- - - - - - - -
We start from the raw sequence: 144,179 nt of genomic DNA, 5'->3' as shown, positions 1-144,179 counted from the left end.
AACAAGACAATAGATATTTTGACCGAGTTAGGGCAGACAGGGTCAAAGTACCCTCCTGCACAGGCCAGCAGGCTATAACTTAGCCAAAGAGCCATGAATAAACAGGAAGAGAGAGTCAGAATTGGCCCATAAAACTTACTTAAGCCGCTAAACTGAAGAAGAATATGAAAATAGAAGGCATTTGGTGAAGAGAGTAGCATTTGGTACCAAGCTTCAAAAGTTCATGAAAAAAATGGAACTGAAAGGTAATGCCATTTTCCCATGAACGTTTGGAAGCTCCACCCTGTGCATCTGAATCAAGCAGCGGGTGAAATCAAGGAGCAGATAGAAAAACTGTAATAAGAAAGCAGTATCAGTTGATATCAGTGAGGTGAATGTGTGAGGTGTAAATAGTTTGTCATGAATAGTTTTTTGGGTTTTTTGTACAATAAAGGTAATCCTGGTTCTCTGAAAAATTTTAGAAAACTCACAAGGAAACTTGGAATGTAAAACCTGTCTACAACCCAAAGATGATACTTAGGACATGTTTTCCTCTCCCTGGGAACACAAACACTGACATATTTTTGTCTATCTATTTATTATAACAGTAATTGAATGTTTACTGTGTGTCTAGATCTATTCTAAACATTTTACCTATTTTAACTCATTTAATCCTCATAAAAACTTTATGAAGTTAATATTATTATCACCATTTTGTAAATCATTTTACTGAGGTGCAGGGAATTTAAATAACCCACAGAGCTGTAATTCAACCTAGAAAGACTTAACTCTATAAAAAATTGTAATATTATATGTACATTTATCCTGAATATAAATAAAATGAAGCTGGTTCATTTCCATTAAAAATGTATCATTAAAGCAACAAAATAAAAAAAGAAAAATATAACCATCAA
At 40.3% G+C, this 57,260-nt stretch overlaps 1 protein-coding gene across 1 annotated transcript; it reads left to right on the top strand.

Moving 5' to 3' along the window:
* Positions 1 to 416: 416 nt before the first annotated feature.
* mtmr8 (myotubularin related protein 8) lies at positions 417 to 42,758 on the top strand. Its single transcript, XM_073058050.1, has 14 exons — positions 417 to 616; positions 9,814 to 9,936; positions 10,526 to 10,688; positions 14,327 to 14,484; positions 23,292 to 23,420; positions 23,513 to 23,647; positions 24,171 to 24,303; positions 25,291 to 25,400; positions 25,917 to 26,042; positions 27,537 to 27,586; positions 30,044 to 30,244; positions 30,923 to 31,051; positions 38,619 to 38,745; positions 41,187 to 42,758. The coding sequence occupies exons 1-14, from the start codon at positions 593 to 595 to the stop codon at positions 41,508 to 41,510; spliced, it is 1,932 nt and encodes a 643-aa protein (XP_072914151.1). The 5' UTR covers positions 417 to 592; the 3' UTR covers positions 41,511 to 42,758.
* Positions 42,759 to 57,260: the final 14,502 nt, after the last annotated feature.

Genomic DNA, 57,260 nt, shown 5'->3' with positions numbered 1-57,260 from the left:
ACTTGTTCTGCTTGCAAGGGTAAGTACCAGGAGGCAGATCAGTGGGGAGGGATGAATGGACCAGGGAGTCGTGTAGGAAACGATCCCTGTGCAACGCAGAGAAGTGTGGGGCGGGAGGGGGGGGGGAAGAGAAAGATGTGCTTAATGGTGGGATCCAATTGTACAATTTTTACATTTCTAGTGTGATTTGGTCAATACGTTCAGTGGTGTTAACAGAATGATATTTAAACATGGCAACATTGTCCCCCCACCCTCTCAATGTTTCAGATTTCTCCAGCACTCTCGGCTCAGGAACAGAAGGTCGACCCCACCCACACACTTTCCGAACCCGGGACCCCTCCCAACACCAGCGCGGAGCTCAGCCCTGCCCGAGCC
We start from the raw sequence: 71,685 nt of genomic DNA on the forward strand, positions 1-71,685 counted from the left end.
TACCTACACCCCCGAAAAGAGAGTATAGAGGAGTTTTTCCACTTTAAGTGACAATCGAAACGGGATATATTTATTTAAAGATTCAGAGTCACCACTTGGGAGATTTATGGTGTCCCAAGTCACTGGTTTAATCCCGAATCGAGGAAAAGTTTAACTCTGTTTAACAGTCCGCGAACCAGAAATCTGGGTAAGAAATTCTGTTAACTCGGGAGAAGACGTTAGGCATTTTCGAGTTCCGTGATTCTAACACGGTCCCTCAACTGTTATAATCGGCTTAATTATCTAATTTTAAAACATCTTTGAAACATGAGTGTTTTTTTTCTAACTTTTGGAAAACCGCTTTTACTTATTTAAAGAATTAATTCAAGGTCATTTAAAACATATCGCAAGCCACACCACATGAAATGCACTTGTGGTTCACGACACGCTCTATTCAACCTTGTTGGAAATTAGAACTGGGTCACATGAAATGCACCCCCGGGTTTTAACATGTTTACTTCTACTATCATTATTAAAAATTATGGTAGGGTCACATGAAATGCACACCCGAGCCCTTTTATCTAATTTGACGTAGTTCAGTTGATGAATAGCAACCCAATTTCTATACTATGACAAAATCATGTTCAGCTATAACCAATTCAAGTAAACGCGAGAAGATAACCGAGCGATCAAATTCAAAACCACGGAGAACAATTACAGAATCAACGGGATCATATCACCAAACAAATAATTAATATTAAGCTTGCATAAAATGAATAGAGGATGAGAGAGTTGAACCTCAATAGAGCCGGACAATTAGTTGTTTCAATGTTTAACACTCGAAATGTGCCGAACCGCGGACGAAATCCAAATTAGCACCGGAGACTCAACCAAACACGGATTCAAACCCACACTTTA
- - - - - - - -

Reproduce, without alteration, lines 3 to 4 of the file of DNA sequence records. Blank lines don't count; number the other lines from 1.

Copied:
At 40.3% G+C, this 57,260-nt stretch overlaps 1 protein-coding gene across 1 annotated transcript; it reads left to right on the top strand.

Moving 5' to 3' along the window: